Nina Turner and Paul Jay discuss the significance of Doug Jones’ victory in Alabama and what this means for future of Democratic Party
Voting polls close at 7pm in the IL state primary this evening. There appears to be a lot of progressive and centrist energy as there is a governor’s race at stake, and 5 Dems are vying to be on the top of the ticket. The three leading contenders are JB Pritzker, a Clinton Democrat and legacy of Hyatt Hotels family, Chris Kennedy, son of RFK, and Daniel Biss, a Northwestern math professor and Our Revolution endorsee. Update: the AP has called the governor’s race for JB Pritzker. In IL-03, Marie Newman is fighting to knock off the incumbent, Dan Lipinski, … Continue reading →
Since last Thursday, we’ve been posting many articles about Donna Brazile’s excerpt in Politico, which essentially became confirmation of the scales being tilted towards Clinton in the 2016. Our outrage was justified and vindicated in many respects. The Clinton campaign continues to double down using the river of Egypt, instead deflecting by saying Brazile has gone by the Russian wayside. Matt Taibbi from Rolling Stone penned a insightful article about why the Brazile excerpt in Politico and her book may be relevant today. He revisits a theme about the complicity of the Establishment media for the Clintons, in which anyone … Continue reading →
It was brought to my attention this morning that a certain ex-Presidential candidate will be just a few miles away from me tomorrow. Connecticut braces for Clinton-mania, madness When Hillary Clinton set out to break barriers, doorbusters wasn’t part of that plan. As if it was Black Friday, Clinton’s upcoming book-signing Saturday at Costco in Brookfield is being met with hype and hand-wringing in a town that hasn’t voted for a Democrat for president since Lyndon Johnson in 1964. To say that I became annoyed may be a tad understated. The last time that she was in my area, as far … Continue reading →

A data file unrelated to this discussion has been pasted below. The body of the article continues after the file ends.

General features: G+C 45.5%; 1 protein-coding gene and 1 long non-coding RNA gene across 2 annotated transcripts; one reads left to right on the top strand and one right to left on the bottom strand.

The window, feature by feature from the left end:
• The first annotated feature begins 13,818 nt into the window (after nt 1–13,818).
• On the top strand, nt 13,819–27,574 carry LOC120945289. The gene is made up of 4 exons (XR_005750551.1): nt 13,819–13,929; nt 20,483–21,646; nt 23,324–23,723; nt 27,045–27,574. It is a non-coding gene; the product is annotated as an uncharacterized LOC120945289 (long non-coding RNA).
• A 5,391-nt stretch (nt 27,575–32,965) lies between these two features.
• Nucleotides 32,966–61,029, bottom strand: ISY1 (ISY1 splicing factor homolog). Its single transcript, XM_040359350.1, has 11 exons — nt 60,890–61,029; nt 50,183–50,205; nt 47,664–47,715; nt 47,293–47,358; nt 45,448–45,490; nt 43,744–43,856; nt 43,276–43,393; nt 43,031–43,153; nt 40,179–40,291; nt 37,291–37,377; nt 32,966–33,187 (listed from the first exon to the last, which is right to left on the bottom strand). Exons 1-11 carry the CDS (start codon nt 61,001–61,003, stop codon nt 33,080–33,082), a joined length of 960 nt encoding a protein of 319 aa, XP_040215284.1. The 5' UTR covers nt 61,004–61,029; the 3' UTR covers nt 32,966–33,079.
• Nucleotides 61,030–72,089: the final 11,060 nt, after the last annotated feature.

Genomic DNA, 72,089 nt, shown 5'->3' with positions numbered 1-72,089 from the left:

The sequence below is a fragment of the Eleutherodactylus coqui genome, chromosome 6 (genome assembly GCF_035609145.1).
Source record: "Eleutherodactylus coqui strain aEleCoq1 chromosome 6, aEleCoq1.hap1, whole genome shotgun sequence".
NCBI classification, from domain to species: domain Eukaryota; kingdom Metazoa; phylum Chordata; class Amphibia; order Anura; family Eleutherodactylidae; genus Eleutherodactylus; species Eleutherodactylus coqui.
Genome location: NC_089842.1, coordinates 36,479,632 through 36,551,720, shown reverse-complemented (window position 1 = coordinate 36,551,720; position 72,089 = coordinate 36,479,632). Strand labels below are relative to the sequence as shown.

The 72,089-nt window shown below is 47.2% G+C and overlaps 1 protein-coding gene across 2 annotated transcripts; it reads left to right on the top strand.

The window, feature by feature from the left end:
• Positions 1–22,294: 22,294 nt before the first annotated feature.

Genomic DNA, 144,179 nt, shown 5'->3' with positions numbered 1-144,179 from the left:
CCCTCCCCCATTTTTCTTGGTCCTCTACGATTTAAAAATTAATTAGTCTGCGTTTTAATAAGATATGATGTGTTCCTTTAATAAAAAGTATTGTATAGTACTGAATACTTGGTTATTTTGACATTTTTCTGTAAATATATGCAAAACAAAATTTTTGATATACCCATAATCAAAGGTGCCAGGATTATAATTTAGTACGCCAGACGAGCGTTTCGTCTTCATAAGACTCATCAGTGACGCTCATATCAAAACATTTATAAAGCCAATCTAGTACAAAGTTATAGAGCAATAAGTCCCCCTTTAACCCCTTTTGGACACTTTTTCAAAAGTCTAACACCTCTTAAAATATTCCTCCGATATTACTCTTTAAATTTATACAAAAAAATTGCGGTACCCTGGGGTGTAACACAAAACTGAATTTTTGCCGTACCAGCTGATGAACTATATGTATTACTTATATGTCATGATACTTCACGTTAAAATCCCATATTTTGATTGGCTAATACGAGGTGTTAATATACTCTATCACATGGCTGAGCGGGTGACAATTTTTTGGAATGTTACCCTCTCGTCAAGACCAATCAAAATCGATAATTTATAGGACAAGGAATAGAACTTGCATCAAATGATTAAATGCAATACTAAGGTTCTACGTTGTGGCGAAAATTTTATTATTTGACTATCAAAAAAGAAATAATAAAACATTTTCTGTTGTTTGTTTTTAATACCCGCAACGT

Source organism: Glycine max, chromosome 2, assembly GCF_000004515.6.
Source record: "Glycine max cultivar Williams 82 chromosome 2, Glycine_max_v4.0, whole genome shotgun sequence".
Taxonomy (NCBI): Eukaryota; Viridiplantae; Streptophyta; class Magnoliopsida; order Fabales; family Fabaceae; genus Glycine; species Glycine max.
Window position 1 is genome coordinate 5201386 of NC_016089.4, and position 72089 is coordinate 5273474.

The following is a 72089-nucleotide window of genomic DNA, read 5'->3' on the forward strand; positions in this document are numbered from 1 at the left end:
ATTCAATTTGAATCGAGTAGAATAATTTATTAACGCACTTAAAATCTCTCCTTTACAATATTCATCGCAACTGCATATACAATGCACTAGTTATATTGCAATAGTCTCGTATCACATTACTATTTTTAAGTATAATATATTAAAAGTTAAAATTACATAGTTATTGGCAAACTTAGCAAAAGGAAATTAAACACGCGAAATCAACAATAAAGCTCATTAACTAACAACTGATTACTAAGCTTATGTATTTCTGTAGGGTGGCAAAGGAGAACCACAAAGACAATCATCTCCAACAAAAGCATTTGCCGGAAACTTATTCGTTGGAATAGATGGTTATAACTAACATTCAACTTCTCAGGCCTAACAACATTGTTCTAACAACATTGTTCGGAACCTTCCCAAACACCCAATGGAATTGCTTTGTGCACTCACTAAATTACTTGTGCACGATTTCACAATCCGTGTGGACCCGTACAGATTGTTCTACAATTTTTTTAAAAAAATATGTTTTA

Happy Monday friends! Hope you had a great Mother’s Day weekend! I was on a self imposed media-blackout so have no clue what’s really happened other than what I’ve read on the weekend open thread here, so will slowly add what I’m catching up on in the comments.
Starting things off with the always fantastic Nina Turner:
The Democratic Party Must Finally Abandon Centrism by John Nichols @ The Nation
It is easy to dismiss the “Come Together and Fight Back” Tour that this week will take Vermont Senator Bernie Sanders and Democratic National Committee chairman Tom Perez to eight cities in eight states this week as mere political theater. But this tour has the potential to finally begin redefining a Democratic Party that is still struggling with its identity after the disastrous 2014 and 2016 election cycles. That’s a big deal, not just for a party that lacks focus but for an American political process that will alter dramatically—for better or for worse—in the months and years to come.